Growing Pains Still Haunt E-Commerce

Growing Pains Still Haunt E-Commerce


Despite what have been rather dramatic growth numbers in the e-commerce world over the course of the last 10 years, many retailers are still struggling with striking the proper balance between brick-and-mortar and cyber selling.

Again, the growth numbers remain impressive with the latest U.S. Department of Commerce statistics showing e-commerce sales rose 25% to $86.3 billion last year from 2004. Those numbers are expected to jump significantly again for 2006 over 2005. However, we are discovering many major retailers, in and out of the imaging industry, that appear confused with exactly how to handle their Web sites. Much to our surprise there are even a few that had resisted selling product online at all. Bed, Bath & Body Works, for instance, just recently began selling a small portion of their in-store merchandise online.

Another statistic from the U.S. Department of Commerce clearly illustrates how much room for growth lies within the e-commerce world – e-commerce currently represents only about 2-3% of all U.S. retail sales. While that number is expected to grow rapidly in the next three to five years, many brick-and-mortar retailers, especially within the CE/Imaging industry, need to develop a solid Web strategy now.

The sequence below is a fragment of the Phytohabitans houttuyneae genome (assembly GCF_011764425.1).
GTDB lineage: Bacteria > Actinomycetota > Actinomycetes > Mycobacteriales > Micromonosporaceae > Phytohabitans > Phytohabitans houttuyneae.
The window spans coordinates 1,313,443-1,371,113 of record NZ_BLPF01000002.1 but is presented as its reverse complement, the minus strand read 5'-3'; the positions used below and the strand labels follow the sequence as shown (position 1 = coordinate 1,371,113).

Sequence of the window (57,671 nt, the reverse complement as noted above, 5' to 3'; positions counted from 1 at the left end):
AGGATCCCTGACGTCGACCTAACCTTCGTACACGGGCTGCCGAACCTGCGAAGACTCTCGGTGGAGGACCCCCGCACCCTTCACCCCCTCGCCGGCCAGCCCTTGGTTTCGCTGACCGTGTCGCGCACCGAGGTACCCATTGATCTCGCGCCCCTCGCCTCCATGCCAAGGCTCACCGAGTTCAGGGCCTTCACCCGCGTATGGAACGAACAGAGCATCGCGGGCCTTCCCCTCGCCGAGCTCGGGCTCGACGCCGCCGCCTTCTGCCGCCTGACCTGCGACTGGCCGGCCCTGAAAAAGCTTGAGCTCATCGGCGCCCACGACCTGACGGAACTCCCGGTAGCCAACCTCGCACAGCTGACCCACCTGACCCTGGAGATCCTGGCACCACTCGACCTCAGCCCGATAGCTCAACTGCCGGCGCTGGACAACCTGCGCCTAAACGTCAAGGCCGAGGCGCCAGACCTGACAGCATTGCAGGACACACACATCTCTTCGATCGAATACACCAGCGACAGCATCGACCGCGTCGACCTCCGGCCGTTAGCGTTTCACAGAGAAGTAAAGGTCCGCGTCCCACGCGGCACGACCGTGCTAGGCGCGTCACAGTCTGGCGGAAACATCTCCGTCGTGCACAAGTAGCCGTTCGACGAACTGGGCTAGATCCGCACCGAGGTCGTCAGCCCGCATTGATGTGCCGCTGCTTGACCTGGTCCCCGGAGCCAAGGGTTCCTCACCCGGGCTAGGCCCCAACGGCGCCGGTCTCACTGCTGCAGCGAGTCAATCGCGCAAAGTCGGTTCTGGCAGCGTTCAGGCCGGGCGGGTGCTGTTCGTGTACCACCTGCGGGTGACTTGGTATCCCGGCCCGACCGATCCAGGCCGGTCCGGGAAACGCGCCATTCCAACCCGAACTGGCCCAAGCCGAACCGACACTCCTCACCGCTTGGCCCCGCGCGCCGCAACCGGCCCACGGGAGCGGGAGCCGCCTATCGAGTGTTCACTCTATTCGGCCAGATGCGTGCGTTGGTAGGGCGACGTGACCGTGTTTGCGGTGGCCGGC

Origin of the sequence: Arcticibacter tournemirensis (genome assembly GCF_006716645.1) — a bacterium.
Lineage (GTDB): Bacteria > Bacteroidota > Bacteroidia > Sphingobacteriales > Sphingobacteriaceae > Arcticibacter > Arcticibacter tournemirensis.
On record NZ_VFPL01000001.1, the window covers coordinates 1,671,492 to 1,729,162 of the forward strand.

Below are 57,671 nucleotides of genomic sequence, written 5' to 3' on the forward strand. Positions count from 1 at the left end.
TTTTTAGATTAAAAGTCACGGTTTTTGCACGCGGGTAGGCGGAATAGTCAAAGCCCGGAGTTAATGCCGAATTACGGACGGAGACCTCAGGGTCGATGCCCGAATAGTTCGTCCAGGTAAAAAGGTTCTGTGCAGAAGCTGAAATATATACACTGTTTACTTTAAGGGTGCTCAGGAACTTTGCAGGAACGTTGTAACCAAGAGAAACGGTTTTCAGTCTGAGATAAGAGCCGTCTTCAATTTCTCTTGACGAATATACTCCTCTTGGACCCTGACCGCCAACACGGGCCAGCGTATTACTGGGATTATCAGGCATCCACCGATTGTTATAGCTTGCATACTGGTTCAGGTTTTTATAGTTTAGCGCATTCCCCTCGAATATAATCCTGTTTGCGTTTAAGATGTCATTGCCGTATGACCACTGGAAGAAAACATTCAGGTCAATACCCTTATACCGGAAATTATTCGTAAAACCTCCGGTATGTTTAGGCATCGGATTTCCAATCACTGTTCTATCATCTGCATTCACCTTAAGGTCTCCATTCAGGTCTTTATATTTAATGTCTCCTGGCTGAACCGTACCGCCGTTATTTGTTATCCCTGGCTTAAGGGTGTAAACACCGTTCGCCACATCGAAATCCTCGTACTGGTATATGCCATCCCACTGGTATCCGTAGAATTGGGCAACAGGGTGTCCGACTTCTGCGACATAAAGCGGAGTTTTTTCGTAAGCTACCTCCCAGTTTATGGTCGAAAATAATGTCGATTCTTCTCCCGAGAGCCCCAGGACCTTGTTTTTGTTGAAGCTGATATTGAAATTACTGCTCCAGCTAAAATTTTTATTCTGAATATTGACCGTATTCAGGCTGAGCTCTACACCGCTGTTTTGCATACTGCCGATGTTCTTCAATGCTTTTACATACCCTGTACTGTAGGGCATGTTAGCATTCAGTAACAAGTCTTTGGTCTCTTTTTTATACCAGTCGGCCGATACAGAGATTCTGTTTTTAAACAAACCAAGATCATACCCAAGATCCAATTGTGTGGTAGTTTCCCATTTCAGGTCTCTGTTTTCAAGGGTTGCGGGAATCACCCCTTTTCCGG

“It’s not simply a ‘good idea’ anymore,” began retail analyst Martha Refik, “It’s mandatory in today’s retail environment to have a solid e-commerce strategy. Today’s consumer expects it and when it’s not present they will look and shop elsewhere.”

A recent report done by online analysts comSource Networks found that 25% of people who researched products online went on to buy the items. But some 63% of those purchases were completed at a physical store, not over the Web…numbers that clearly back up Refik’s claims.

She added that, done correctly, an online presence can become a, “wonderful marketing channel for the physical store.” Refik ultimately feels, for a purchase like a digital camera, combining a smart cyber-presence with the usual solid brick-and-mortar “service with a smile” is the best one/two punch a retailer can offer.

“The retailers that use the Web as an educational teaser by offering product along with some fun advice will get those same buyers into the store at some point to find out more and ultimately, to buy more,” she concluded.